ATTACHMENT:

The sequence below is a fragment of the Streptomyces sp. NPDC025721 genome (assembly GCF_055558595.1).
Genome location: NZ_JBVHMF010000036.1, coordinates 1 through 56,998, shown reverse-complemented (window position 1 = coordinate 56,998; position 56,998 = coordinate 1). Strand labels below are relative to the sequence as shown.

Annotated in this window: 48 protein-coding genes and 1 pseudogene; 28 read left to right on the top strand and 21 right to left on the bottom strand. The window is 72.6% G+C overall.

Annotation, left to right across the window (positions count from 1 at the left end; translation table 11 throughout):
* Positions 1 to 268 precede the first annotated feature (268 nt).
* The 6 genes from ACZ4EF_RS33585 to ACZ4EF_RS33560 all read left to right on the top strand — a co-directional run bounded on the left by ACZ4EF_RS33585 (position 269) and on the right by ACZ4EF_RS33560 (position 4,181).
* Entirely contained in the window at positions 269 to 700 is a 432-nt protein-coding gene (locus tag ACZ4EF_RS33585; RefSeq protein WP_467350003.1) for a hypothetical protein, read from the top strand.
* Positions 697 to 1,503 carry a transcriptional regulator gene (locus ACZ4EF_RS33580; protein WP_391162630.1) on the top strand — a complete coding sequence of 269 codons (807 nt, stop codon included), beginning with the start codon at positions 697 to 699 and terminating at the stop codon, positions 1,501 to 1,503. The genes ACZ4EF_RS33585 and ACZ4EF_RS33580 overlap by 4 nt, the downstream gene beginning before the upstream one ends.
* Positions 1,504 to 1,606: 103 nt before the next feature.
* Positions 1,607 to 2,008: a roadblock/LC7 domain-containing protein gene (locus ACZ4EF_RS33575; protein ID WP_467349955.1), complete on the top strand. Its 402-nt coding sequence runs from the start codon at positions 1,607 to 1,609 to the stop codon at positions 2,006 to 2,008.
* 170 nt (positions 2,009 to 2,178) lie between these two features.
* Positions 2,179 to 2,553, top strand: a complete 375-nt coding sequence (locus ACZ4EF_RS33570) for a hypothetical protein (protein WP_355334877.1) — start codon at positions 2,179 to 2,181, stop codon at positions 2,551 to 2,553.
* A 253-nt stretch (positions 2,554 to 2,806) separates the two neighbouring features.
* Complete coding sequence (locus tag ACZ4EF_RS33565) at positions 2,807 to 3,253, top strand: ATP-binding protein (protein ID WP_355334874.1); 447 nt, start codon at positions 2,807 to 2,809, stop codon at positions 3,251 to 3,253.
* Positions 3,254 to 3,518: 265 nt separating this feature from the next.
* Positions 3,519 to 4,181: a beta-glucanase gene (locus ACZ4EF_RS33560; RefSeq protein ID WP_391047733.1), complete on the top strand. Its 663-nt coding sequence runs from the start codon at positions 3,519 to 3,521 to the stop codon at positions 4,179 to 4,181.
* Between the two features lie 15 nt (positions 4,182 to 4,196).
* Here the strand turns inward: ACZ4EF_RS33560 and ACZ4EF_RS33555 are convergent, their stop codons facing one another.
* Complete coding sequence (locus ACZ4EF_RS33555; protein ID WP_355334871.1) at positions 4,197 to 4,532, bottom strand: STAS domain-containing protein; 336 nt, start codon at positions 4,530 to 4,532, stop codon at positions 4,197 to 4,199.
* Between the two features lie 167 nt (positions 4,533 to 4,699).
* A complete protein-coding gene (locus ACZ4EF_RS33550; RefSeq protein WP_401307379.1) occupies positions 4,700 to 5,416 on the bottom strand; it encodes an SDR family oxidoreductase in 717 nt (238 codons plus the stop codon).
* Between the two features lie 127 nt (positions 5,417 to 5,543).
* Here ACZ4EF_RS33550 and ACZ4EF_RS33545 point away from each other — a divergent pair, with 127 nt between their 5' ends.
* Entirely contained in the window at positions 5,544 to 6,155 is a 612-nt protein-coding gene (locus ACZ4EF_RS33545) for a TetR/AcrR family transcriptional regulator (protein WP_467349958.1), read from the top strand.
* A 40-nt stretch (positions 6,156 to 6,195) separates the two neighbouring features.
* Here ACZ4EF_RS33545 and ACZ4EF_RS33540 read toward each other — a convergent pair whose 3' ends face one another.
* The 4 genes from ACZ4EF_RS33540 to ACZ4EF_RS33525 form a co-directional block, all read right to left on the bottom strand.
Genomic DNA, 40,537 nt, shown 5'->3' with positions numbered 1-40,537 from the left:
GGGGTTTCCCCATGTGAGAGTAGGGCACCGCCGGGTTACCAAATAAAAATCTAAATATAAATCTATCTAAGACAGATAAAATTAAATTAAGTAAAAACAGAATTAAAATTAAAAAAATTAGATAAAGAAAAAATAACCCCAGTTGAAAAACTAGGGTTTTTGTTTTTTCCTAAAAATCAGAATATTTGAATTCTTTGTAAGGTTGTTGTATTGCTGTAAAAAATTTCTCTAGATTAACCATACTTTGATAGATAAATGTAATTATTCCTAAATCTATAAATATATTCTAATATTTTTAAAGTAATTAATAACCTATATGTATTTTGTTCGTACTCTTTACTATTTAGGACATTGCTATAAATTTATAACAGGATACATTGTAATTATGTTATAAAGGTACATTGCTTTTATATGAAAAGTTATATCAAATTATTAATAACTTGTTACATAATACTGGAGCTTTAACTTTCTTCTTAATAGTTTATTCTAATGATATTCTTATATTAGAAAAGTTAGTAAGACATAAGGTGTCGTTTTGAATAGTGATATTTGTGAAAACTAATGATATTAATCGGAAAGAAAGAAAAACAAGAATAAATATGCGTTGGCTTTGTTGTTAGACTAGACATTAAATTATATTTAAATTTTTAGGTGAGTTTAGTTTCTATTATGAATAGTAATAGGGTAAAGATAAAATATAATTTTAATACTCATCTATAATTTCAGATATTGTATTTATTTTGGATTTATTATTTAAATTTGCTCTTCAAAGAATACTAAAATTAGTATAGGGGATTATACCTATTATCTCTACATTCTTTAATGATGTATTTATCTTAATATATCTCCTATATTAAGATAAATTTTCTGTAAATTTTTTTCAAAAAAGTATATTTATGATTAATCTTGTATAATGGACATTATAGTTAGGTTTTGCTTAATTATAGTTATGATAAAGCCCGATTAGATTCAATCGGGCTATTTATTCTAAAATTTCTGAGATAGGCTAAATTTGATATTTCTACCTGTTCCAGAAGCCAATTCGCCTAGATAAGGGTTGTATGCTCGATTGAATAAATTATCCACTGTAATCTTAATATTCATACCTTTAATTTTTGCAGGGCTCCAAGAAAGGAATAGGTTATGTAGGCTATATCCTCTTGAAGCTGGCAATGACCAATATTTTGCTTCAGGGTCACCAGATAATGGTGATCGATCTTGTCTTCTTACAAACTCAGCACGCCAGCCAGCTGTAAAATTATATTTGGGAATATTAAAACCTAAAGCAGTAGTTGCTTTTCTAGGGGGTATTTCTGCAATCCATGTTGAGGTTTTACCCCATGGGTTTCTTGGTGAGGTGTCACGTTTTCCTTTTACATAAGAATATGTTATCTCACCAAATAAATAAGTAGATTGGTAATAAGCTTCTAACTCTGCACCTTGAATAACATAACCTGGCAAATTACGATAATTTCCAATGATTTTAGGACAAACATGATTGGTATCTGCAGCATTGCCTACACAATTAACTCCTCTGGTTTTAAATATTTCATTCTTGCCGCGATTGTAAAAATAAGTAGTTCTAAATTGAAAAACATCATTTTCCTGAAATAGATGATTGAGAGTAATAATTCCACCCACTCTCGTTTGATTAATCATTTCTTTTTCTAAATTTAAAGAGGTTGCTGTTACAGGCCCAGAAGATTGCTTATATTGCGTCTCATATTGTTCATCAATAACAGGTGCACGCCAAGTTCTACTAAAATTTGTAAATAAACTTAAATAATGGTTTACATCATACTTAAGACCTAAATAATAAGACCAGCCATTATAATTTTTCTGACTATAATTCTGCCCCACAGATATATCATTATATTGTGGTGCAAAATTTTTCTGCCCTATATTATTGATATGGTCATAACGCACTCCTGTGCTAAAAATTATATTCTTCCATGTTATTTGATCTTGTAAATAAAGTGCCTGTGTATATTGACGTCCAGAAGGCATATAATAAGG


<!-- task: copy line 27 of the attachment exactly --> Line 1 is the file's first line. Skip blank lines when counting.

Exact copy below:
* The 4 genes from ACZ4EF_RS33540 to ACZ4EF_RS33525 form a co-directional block, all read right to left on the bottom strand.